Take, for example, littering. There may be regulations in place that prevent people from discarding their trash by the side of the road. But regardless of these laws, there’s also a moral obligation we have to protect our environment and the world in which we live. For the most part, people abide by these obligations because it’s the right thing to do and because of social pressure to keep the place they live beautiful—not because they have a fear of being fined for littering.

We should approach the protection of the Internet in the same way.

We should hold individuals, corporations, and governments to a higher standard and delineate their responsibilities to the Internet. All three groups should accept and fulfill those responsibilities, not because we create laws and fines, but because it is in their best interests.

For individuals, the Internet has given them powers beyond their wildest dreams and it continues to connect us in amazing ways. For corporations, it has granted access to massively lucrative markets far and wide that would never have been accessible before. For governments, it has allowed them to provide better services to their citizens and has created never before seen levels of tax revenue from the creation of businesses both between and outside their physical borders.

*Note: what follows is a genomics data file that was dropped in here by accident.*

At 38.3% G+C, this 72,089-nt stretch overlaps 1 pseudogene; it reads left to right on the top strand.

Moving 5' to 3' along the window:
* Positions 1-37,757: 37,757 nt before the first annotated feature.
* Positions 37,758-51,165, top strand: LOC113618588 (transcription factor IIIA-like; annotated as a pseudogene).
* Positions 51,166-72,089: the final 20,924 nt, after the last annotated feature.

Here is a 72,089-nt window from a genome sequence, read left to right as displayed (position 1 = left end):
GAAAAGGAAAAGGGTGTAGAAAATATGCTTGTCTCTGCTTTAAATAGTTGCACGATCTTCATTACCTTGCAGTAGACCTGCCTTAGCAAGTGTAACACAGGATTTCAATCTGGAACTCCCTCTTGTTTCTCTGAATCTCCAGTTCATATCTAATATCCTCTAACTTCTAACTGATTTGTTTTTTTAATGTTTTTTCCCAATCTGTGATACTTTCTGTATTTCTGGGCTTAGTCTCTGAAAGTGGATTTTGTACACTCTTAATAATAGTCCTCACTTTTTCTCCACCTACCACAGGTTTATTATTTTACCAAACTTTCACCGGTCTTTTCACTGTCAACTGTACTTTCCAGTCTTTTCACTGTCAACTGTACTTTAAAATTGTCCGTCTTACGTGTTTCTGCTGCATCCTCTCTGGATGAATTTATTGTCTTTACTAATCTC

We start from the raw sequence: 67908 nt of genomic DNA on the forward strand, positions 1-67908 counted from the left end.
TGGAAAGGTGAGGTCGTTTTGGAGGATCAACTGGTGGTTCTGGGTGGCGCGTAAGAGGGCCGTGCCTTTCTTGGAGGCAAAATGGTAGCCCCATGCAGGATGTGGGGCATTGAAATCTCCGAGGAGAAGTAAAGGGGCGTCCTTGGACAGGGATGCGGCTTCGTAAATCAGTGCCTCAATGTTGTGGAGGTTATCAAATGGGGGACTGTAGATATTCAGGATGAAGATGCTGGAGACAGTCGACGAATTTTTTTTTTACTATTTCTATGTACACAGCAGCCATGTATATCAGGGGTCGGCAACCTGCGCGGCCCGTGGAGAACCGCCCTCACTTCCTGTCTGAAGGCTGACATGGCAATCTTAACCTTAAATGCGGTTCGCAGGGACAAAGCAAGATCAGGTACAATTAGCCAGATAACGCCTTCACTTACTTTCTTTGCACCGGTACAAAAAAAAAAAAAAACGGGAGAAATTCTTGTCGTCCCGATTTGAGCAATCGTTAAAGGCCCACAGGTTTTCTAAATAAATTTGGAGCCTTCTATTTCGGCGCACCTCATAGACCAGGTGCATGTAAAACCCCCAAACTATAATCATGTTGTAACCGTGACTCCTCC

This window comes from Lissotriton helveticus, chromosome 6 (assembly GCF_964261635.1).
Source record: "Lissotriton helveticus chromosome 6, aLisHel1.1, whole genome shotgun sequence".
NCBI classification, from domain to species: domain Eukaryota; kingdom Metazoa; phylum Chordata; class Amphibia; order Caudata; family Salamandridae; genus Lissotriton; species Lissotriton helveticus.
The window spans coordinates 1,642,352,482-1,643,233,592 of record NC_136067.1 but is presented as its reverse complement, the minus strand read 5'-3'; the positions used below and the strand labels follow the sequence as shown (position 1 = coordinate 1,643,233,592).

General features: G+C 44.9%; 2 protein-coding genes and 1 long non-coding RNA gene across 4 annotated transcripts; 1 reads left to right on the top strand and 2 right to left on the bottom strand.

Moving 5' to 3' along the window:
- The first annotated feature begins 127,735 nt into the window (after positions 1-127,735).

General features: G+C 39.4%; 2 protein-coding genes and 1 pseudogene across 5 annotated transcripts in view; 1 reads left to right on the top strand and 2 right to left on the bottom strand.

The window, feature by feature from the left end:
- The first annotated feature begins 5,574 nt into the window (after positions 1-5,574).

Everyone — and I mean everyone — has gained (and will continue to gain) from protecting an open Internet, and we as a society need to recognize that and start imposing strong pressure against those who do not live up to their responsibilities.

We as people of the world should feel tremendously grateful to all the parties that contributed to the Internet we have today. If a short-sighted government decides it wants to restrict the Internet within its physical borders, this should not be permitted. It will not only hurt us, but it will hurt that very government by decreasing international trade and thus tax revenue, as well as decreasing the trust that the citizens of that country place in their government. Governments often act against their long-term interests in pursuit of short-term thinking, thus we have 2 billion people living in places with heavy restrictions on access to online information.